I found out recently that the European Association of Remote Sensing Companies (EARSC) is conducting a survey of all companies involved in the Earth Observation services sector. The purpose of this is to help them gain a detailed understanding of the sector and significant trends and is essential to help stakeholders to plan their activities and to assess the effectiveness of their actions. The research outcomes of this survey will also ensure that accurate and up-to-date information is available which can be presented to policy makers and support development of the sector.

All types of companies in the EO services sector are invited to take part: from satellite operators, value-added providers through to downstream GIS companies; indeed any company making use of satellite data, however small, in its business. You may already have been contacted by EARSC about this, but if not and if your company makes use of satellite data in whatever way or form then EARSC would like to hear from you so that you can be included in the survey. Please contact EARSC executive secretary Monica Miguel-Lago

The power of a good idea

 

 

 

 

By Mark Littlewood

I’ve recently been working with Isotera – a Cambridge SME that has a novel system for powering LED lighting fixtures. LEDs are rapidly gaining market share, but have not yet achieved their full market potential as they are often let down by the systems which provide them with power. LEDs usually rely on either laborious manual wiring or expensive modular systems to link fixtures together, with DC power provided by units called drivers. These drivers are either expensive or unreliable. All too often, the drivers installed with lighting fixtures fail, long before the end of the life of the LEDs themselves. Isotera has come up with an elegant application of an existing technology. The Isotera system transforms mains current from 50 Hz to 50 kHz.  This high frequency current can then be easily and safely drawn off through induction – the same process which is used to power iPods and toothbrushes, with no need to damage the insulation on the wires, removing the need for time consuming wiring and expensive equipment.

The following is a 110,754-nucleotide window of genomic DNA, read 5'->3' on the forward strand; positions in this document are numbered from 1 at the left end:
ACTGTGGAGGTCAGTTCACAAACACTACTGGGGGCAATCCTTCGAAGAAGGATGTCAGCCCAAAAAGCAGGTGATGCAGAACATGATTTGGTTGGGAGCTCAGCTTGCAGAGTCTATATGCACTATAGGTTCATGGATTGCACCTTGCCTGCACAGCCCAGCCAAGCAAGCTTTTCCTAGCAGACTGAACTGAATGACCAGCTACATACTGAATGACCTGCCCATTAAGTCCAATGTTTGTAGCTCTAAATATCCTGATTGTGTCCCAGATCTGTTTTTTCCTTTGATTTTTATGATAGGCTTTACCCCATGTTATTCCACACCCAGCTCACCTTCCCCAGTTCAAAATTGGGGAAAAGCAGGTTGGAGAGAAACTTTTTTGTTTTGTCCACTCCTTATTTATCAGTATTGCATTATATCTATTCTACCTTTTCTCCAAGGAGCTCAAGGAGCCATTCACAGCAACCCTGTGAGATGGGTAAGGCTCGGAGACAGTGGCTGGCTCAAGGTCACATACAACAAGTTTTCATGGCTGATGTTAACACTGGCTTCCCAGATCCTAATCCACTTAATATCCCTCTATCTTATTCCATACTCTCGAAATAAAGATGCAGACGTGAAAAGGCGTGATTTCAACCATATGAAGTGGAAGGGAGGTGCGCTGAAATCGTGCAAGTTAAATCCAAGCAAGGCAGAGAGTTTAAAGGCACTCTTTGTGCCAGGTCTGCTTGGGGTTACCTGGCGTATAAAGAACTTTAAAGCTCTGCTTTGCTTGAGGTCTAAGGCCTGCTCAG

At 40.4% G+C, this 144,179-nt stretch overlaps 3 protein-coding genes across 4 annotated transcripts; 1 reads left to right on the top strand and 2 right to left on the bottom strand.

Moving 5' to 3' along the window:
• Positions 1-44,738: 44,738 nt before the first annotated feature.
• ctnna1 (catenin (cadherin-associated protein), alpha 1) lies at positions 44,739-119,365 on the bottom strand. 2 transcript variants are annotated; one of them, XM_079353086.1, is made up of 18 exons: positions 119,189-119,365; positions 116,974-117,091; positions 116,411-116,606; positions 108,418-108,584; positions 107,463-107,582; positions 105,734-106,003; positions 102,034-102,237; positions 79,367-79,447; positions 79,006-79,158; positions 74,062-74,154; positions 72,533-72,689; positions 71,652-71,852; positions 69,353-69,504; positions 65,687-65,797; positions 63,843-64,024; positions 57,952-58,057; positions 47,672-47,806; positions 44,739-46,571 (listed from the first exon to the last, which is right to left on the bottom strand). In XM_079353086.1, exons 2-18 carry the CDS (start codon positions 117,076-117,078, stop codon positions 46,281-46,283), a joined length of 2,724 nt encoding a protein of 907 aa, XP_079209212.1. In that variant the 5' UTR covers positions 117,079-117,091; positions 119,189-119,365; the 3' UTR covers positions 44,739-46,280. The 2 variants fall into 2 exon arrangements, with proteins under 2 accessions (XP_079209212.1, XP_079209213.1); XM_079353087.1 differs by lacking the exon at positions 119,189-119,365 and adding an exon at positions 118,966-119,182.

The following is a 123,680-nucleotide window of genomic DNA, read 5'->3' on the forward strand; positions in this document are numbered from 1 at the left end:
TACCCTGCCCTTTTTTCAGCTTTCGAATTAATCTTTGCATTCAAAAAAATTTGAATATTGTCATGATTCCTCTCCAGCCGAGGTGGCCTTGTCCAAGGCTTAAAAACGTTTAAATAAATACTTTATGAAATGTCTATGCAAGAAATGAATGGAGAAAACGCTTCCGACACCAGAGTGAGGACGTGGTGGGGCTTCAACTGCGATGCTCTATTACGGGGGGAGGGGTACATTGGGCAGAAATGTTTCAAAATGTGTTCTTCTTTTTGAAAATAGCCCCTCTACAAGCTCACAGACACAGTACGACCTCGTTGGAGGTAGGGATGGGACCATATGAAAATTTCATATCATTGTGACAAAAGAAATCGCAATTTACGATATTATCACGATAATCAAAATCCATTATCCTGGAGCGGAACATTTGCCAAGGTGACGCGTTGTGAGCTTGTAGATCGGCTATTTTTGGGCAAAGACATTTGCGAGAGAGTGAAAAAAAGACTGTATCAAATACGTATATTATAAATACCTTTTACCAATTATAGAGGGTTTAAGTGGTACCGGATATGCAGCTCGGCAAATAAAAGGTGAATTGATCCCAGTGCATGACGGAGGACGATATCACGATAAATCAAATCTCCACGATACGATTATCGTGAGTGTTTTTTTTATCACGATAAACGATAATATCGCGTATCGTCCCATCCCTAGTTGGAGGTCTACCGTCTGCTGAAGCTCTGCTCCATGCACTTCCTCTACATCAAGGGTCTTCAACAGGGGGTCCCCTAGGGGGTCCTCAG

I organised and attended an exhibition with Isotera in London this month. We had a range of companies visiting the stand – from LED manufacturers to electrical contractors. Everyone was given the opportunity to play with the system, so they could see how quick and easy it is to fit and power LED lights. One electrician complained that it was so simple, we were going to put him out of business. The Japanese spelling for the word “crisis” is actually made up of two other symbols. One is for “danger”, the other is for “opportunity”. Perhaps my electrician should look to the Japanese for his inspiration. Here is an opportunity for him – wire up a lighting system for a fraction of the price, in a quarter of the time. If that’s not a differentiator, I don’t know what is.

Qi3’s hands-on support for fast-growing technology businesses is described here.